We know that a lack of sunshine and outdoor activities can lead to seasonal affective disorder, or SAD, for humans, but we’re not the only species that can get down in the dumps during winter. Pets experience the same feelings of malaise when their outdoor play is curtailed. Even those in warmer climates feel the effects of weaker winter sunlight.
Just like with people, however, pets can be nursed back to health and happiness with a few modifications to the winter routine. With daily attention to diet and exercise, pets can be healthier, happier, and exhibit fewer behavioral issues when the summer sun is still a fond memory.
Dogs need outdoor time 2-3 times a day, both for elimination and to stimulate the senses and get them moving. Weather usually isn’t a deterrent for our dogs as much as it is for us, so if the prospect of romping in the snow doesn’t appeal to you, hire a dog walker or engage in an indoor game of fetch, tug-of-war or wrestling to help burn off your pup’s energy and stimulate his appetite.
Cats are easily entertained inside, using a laser pointer, string, and anything else that stimulates a cat’s natural predatory instinct. Set up a viewing station for your cat in a window, or invest in an outdoor enclosure that will keep kitty safe and allow for some outside investigating and playtime.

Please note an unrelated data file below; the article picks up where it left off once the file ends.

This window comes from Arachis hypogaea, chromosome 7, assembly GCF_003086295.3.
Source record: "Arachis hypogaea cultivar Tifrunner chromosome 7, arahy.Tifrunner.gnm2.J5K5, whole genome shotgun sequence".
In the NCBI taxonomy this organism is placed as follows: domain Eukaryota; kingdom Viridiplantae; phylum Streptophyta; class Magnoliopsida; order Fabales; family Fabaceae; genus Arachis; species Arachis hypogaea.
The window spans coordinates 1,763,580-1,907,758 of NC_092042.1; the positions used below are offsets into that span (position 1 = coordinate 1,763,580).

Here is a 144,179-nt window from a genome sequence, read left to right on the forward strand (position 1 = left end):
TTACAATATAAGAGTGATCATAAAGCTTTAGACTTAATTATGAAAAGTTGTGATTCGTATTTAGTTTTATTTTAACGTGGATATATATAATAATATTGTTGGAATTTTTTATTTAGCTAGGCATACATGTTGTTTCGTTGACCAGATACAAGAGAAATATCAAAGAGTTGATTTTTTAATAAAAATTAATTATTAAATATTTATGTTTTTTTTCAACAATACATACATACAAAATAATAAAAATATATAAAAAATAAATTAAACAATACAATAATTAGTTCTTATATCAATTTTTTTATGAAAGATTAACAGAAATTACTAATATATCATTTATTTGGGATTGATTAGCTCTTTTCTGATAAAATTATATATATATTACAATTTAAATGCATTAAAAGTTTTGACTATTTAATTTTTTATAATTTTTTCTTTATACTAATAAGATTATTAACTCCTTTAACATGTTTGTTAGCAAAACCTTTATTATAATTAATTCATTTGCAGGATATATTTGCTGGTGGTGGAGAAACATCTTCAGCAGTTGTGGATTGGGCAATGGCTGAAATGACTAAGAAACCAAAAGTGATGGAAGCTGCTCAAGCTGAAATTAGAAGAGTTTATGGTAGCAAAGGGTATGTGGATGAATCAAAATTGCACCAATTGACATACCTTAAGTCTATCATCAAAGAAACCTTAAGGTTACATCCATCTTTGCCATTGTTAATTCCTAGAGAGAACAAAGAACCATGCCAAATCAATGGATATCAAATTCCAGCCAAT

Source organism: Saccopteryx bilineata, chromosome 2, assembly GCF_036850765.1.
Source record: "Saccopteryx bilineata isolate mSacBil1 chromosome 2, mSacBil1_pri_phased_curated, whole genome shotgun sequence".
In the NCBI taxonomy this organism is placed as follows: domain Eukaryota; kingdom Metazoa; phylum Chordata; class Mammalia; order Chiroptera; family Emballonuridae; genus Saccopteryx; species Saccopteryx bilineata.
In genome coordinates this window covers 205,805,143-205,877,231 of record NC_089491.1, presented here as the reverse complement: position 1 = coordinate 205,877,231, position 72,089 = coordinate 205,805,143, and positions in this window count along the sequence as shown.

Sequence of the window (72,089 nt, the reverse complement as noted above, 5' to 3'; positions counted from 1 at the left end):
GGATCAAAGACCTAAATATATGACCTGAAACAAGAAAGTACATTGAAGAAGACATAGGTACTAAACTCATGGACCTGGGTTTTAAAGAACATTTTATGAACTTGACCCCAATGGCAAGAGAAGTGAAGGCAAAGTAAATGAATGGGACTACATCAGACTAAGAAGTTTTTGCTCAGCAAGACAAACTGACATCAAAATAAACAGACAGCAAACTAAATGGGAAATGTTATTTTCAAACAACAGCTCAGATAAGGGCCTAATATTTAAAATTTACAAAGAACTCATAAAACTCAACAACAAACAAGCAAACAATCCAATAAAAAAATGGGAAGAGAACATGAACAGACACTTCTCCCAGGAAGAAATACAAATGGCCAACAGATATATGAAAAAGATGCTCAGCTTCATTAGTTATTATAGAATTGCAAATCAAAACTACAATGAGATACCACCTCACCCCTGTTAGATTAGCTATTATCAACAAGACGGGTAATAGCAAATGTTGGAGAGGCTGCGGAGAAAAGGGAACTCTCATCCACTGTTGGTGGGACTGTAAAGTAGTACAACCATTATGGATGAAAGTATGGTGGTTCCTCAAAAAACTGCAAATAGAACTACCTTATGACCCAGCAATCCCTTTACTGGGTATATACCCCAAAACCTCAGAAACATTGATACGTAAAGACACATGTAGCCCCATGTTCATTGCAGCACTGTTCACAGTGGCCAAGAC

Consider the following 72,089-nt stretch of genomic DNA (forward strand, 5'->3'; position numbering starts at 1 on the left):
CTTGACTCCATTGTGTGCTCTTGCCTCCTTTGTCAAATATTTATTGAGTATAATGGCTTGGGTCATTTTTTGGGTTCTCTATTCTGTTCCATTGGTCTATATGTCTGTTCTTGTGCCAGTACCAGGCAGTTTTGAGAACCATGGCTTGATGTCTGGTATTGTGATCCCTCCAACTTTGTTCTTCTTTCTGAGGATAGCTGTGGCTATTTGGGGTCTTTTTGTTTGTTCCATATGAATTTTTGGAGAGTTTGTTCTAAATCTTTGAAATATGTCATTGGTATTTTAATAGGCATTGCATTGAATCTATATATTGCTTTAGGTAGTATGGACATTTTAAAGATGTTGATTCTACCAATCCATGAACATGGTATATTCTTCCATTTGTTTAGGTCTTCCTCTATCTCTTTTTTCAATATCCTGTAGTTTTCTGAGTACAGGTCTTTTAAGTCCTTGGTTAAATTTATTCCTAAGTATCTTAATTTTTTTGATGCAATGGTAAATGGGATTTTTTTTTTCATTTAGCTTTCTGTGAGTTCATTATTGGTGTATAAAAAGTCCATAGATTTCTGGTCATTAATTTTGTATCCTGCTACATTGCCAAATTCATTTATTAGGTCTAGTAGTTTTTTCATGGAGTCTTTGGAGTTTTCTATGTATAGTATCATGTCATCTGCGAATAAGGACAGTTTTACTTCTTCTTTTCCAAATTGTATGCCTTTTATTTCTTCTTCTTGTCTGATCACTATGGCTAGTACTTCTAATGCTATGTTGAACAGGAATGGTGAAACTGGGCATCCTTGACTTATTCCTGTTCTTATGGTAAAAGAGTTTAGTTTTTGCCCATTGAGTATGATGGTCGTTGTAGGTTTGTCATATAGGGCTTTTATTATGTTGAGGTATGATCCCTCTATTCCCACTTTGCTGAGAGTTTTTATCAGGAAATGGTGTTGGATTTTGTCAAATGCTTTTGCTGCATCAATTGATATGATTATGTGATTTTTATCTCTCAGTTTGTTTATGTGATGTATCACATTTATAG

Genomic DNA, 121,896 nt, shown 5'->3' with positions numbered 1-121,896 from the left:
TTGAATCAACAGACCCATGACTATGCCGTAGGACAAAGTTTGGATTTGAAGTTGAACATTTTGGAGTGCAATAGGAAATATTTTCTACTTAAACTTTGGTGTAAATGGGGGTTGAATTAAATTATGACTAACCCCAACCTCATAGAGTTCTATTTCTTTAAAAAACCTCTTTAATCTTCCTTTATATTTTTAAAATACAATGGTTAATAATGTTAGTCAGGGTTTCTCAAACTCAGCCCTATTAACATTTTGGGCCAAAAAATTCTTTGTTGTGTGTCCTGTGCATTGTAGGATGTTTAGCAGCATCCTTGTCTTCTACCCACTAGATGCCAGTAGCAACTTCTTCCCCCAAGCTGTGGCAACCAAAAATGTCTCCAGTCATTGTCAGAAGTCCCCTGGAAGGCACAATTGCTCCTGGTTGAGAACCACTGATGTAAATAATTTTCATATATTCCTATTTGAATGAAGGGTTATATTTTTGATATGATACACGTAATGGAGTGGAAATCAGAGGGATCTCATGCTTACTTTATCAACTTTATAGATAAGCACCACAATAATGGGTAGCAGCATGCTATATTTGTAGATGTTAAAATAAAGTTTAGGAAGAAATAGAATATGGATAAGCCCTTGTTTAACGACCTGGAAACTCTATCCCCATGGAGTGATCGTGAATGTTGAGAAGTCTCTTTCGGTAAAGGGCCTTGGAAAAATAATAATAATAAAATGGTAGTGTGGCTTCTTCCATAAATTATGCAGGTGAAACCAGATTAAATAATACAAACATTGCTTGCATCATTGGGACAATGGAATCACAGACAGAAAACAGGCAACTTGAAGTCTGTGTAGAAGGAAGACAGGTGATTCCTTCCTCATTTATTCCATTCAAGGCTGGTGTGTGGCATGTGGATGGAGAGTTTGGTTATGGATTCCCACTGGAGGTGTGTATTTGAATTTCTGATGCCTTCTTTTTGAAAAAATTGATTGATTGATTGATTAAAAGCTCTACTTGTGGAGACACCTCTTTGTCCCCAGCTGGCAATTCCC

Cut back on the winter pudge by cutting your pet’s calories. All that snow-induced cuddling doesn’t burn many calories, so our pets—just like their owners—may not need as much food during the winter months. You can make them work for their treats, providing activity and stimulus, by freezing them inside a “Kong” or similar treat-based toy. Automated pet feeding systems can also help you keep track of, and even limit, your pets’ food consumption.
Let There Be Light
When the sun keeps its distance in the winter months, pets get downright cranky (who doesn’t?). A depressed pet could express his displeasure by exhibiting inappropriate soiling, aggression, lethargy, and even separation anxiety. According to an Animal Behavior College report, “Light is intimately tied to the functioning of the pituitary and endocrine glands, and can stimulate the body to release hormones that have an uplifting effect on mood.” If it’s too cold to go out, simply open the drapes and let the natural light in, turn up your indoor lights, and consider replacing bulbs with the full spectrum or daylight variety to better simulate a daytime environment. A company called Pawsitive Lighting, has even developed a light box to help conquer those wintertime blues.
Scented toys can really engage an animal’s interests and natural stalking instincts, also keeping them occupied and mentally focused as they try to find the source of the smell. Luckily dogs respond to a variety of smells and there are seemingly infinite availability of toys that engage that legendary canine olfactory prowess. A game of hide and seek can go a long way with your pooch!
For cats that respond well to catnip, there are catnip and other “play sprays” that can be squirted onto indoor climbing structures, cardboard boxes, and scratching posts. A multi-story cat climber or “tree” with strategically placed treats or scented play toys can readily get kitty jumping and stalking his prey, a natural behavior that will improve attitude and lead to better and more restful sleep for everyone in the house.